vendredi 14 mai 2010

Character feedback for XSugar

In the previous post, we showed that embedding white chars inside the XML is not a viable solution for strict bidirectionality. Automaticaly pre-process the modified XML to fix it and make sure it conforms to the stylesheet seems not possible based on the stylesheet itself, because the XML tree and AST tree are both orthogonal and not related to each other.

How does it works in Augeas? Augeas is based on lenses primitives and combinators. The one we are most interested here is the del lens. In the put direction, the del lens remove the matched content, and stores in a skeleton. In the put direction, the lens restores the original content from the skeleton or provides a default value in case of a new node. The skeleton values are retreived either by sequence or by key. To understand the difference, let's see what happens in case of a subtree move. If skeleton is aligned by sequence, then deleted content by the del lens will be restored in the order in which it appears in the original document. It means that white chars are sticking in place while the content move. In the case of insert, every record following the insert will be modified and get the previous skeleton value, and the last record will get the default value. This behavior doesn't correspond to minimal edit. A better approach is to use the key alignment. Then, skeleton is matched by key, and the correct original chars are selected even in the case of move, insert or delete of records.

The idea behind this principle of operation is to create a feedback of the original document to insert previous values when possible, while preserving modifications.

It's possible to do something similar in XSugar, by working on the AST level. In the rest of this blog, I present the principle of operation, a prototype with basic algorithm, obtained results and conclusion about this solution.

The goal is to to get back original white chars inside the updated document, without embedding them in the XML document. By using the strict version of the stylesheet, where every items are labeled, the resulting AST preserves every parsed chars, and we call strict nodes those that contains chars that would have been lost otherwise. Then, we could use this strict AST to match nodes from the updated XML and the original document, and then copy only strict elements from the original to the updated document.

The matching algorithm used to test this hypothesis works as follow. For each node of the first tree, search in the second tree a node where each child labels and text matches, except for strict nodes. The algorithm works by traversing the AST in level order, and has a complexity of O(n^2).

Here is the expected behavior of this simple algorithm.
  • Round trip without updating content should restore all original values.
  • Inserted node should get default values.
  • Updated nodes should get default values, because they will not match any previous values. They are handled the same way as an insert.
  • Moved nodes should get their original values.
  • Deleted nodes should not render any previous associated value.

To test and highlight the behavior, I modified slightly the students.xsg example. Here is the format of records that the stylesheet parses :

( [0-9]+ [z]+ [0-9]+ [a]+ )*

Hence, two numbers are separated by space, and multiple records are separated by new line, but "z" represents spaces and "a" represents new line. The default number of z's and a's is one, to show the behavior, we use two and more chars to detect when a default value is inserted.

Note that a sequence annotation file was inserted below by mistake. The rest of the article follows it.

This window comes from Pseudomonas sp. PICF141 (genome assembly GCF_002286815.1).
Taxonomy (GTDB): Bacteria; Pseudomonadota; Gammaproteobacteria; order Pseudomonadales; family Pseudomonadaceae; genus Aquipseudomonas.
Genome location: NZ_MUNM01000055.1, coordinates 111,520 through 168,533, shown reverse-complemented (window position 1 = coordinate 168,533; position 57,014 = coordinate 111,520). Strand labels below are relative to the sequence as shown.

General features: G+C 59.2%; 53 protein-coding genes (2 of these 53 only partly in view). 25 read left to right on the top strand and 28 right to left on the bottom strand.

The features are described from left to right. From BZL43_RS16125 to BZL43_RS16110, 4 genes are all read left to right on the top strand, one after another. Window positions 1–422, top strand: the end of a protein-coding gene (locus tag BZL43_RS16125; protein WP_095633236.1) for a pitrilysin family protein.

A parse tree and a match between original document and updated document in which a record has been deleted is shown in the following figure.

Here are the results of tests.

Test 1 : round trip without modifications

input:   1zz1aa11zzz11aaa111zzzz111aaaa
default: 1z1a11z11a111z111a
merged:  1zz1aa11zzz11aaa111zzzz111aaaa

All characters are recovered, and the resulting document is exactly the same as the input.

Test 2: insert

input:   1zz1aa11zzz11aaa111zzzz111aaaa
default: 1z1a11z11a99z88a111z111a
merged:  1zz1aa11zzz11aaa99z88aaaa111zzzz111a

The new record "99 88" gets a default "z", while the last record gets a default "a".

Test 2 : move

input:   1zz1aa11zzz11aaa111zzzz111aaaa
default: 1z1a111z111a11z11a
merged:  1zz1aa111zzzz111aaa11zzz11aaaa

The moved record gets the right number of "z", but "a" chars keeps their order.

Test 4 : delete

input:   1zz1aa11zzz11aaa111zzzz111aaaa
default: 1z1a111z111a
merged:  1zz1aa111zzzz111aaa

The central record is deleted, and the last record gets 3 a's in place of 4.

From this results, we can see that strict elements z's are retrieved by keys, and a's by sequence. This is caused by the fact that branch nodes that have only one strict leaf nodes are match by their level in the tree. We can't determine if this node should be matched to the parents, or are themselves a parents for other nodes, and in consequence, sequence match is the only remaining possible match. As I understand, other tree matching algorithms can't address this issue.

The algorithm can be improved to match nodes by leaf node string similarity, using Levenshtein distance. It may be possible to restore chars from updated nodes. But then, the match will depend on the number of changes made to the document, and a node may match another one more similar, may confuse the user by an apparent non-deterministic behavior and may produce non-minimal edit.

In conclusion, we showed that it's possible to use the original document to merge back otherwise lost chars. But, alignment of original content is mixed between sequence and key. The user can't control which one will apply. It may lead to non-minimal edit of the resulting file. In that respect, lenses primitives and combinators used in Augeas provides a more predictive behavior, by letting explicitly choose between key or sequence alignment by the lens developer.